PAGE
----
Bad for Erdogan, good for Israel

Although Turkish President Recep Tayyip Erdogan, because of the results of parliamentary elections, suffered a setback in his quest for gaining absolute power, relations with Israel are likely to continue to be poor.


“In the short run the Islamist AK Party, with Erdogan at the helm, remains the major political player in Turkey,” Efraim Inbar, director of the Begin-Sadat Center for Strategic Studies at Bar-Ilan University, told The Jerusalem Post. “Therefore, no improvement in relations with Israel is in the cards.


“Yet the elections results could be the beginning of a gradual reversal of Turkey’s Islamization,” he said, adding: “The conflict over Turkey’s soul and identity is not over. If the more secular elements get the upper hand, Israel could hope for better relations.”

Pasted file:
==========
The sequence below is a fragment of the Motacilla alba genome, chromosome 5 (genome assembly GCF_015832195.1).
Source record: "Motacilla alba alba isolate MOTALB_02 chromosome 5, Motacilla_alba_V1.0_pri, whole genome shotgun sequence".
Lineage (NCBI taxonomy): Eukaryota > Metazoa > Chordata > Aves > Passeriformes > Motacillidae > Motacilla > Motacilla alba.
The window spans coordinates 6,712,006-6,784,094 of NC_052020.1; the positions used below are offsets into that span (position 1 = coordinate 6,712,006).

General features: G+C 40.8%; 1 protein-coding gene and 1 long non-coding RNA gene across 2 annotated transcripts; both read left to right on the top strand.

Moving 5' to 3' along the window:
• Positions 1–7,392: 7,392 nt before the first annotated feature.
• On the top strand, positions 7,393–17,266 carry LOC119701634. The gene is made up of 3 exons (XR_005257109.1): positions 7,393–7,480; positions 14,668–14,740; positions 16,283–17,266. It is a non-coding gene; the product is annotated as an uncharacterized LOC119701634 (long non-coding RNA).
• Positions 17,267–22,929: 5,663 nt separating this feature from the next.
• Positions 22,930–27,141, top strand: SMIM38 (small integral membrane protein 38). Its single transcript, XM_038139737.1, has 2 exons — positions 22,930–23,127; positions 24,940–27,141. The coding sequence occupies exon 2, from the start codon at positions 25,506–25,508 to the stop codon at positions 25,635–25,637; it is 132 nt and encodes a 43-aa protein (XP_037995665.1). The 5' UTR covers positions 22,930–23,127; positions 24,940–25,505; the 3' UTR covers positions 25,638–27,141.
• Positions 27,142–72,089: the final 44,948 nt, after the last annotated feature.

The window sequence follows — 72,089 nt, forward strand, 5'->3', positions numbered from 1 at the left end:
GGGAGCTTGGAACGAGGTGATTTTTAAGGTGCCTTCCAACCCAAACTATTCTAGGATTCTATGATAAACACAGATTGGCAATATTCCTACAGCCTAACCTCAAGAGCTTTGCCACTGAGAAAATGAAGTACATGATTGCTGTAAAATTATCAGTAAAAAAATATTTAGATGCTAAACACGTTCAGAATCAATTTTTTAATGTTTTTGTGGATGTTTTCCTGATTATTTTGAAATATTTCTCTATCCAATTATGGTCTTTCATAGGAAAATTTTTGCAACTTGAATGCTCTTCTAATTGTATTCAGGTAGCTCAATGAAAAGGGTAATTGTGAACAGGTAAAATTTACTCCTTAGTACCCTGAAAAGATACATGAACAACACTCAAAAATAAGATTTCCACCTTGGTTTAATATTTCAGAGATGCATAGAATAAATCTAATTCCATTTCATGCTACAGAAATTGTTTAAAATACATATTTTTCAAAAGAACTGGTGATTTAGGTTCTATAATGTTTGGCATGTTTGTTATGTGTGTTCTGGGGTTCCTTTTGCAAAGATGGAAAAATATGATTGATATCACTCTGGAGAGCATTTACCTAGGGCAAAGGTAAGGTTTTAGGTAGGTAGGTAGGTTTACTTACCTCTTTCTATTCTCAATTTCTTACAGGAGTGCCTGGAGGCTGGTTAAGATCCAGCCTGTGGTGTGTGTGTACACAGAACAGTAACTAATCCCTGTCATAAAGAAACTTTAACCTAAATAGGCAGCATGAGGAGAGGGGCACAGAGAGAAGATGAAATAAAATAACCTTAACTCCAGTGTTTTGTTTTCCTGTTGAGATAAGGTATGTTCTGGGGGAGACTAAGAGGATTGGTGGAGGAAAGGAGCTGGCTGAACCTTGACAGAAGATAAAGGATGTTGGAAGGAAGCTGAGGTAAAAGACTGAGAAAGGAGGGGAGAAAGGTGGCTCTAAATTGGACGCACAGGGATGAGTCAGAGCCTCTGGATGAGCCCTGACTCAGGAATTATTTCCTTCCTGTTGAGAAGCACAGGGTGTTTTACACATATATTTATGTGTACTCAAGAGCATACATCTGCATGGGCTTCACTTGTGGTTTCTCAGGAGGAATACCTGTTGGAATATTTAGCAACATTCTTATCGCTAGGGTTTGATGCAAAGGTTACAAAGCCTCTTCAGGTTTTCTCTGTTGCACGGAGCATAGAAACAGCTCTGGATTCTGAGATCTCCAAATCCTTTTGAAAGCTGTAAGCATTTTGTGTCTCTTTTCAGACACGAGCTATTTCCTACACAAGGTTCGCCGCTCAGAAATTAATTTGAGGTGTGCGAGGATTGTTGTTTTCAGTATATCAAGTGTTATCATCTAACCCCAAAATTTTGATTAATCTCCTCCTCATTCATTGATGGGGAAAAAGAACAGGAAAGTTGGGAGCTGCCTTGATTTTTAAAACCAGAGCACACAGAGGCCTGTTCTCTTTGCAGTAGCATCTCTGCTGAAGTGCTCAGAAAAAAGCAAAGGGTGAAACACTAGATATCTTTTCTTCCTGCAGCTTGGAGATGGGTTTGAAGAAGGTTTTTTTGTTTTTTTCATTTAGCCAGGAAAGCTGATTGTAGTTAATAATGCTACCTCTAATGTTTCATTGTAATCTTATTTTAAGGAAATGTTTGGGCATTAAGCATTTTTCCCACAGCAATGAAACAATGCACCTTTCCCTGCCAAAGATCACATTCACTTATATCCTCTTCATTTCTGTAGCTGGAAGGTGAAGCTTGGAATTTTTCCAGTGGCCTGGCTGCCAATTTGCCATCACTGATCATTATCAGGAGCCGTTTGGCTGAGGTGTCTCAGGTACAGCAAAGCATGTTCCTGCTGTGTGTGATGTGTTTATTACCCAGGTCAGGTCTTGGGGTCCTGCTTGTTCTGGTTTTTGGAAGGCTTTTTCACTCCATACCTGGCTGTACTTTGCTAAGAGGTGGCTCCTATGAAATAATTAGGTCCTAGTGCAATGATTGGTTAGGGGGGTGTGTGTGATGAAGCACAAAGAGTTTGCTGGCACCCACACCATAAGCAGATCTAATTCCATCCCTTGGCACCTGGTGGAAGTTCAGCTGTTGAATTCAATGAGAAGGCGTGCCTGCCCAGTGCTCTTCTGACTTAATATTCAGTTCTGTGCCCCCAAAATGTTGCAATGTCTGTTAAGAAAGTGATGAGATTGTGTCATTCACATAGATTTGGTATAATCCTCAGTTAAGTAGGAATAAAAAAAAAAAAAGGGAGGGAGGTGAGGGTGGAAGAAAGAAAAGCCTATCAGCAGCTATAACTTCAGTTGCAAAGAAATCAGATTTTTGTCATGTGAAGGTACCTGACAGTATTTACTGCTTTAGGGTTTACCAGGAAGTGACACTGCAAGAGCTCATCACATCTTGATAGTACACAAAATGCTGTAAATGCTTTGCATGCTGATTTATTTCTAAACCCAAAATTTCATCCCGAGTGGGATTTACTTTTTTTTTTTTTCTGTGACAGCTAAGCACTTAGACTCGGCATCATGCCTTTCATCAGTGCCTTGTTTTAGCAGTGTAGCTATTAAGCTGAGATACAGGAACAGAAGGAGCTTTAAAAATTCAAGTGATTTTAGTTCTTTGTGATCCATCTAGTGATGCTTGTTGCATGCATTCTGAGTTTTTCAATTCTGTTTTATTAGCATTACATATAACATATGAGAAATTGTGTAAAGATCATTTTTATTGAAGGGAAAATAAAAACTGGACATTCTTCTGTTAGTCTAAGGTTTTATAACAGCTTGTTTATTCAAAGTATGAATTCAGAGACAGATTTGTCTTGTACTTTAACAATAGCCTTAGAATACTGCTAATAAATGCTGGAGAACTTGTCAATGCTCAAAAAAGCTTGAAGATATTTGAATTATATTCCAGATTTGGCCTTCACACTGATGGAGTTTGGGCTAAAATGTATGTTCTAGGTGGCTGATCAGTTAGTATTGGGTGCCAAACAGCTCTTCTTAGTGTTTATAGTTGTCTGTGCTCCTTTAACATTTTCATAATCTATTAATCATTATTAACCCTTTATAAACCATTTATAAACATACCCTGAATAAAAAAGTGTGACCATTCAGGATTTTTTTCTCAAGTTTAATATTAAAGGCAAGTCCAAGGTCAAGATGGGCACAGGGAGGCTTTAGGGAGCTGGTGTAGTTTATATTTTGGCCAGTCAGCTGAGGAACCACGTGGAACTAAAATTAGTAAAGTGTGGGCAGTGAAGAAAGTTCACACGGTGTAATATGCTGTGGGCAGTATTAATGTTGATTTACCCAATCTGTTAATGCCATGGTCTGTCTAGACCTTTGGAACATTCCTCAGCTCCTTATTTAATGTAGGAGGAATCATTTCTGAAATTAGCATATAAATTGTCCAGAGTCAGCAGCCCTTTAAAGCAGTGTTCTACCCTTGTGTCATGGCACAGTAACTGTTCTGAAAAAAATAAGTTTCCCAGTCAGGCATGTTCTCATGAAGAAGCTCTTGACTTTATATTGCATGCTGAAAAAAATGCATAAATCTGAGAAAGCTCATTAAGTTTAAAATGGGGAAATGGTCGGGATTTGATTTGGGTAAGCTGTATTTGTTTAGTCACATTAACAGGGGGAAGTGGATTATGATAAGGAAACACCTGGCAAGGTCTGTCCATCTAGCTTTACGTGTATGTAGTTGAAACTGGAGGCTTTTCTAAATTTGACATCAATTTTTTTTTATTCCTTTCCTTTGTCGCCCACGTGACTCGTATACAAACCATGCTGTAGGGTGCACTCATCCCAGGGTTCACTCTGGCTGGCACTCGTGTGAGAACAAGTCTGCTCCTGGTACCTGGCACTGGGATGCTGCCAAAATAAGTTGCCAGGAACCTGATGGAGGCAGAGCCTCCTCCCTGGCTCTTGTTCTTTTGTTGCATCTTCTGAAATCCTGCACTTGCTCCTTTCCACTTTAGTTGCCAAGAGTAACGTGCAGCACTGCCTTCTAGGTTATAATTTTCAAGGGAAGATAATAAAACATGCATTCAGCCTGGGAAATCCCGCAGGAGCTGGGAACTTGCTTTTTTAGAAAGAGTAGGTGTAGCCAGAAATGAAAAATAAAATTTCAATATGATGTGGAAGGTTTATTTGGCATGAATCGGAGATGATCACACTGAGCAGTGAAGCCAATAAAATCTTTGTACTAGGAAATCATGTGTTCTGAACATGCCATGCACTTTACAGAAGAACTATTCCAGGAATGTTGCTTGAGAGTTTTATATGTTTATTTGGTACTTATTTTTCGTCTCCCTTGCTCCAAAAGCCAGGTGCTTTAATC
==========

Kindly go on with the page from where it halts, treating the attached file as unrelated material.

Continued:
Soner Cagaptay, the director of the Turkish Research Program at the Washington Institute for Near East Policy, told the Post that the results of the election demonstrate that “Turkey is too big and too diverse for AKP and Erdogan to control single-handedly.”


The largely middle-class Turkish society now has a voice in the Turkish parliament through the Kurdish- liberal alliance, the Peoples’ Democratic Party (HDP), as well as in the ranks of the main opposition Republican People’s Party, said Cagaptay.


Read More: Analysis: Bad for Erdogan, good for Israel – Israel News – Jerusalem Post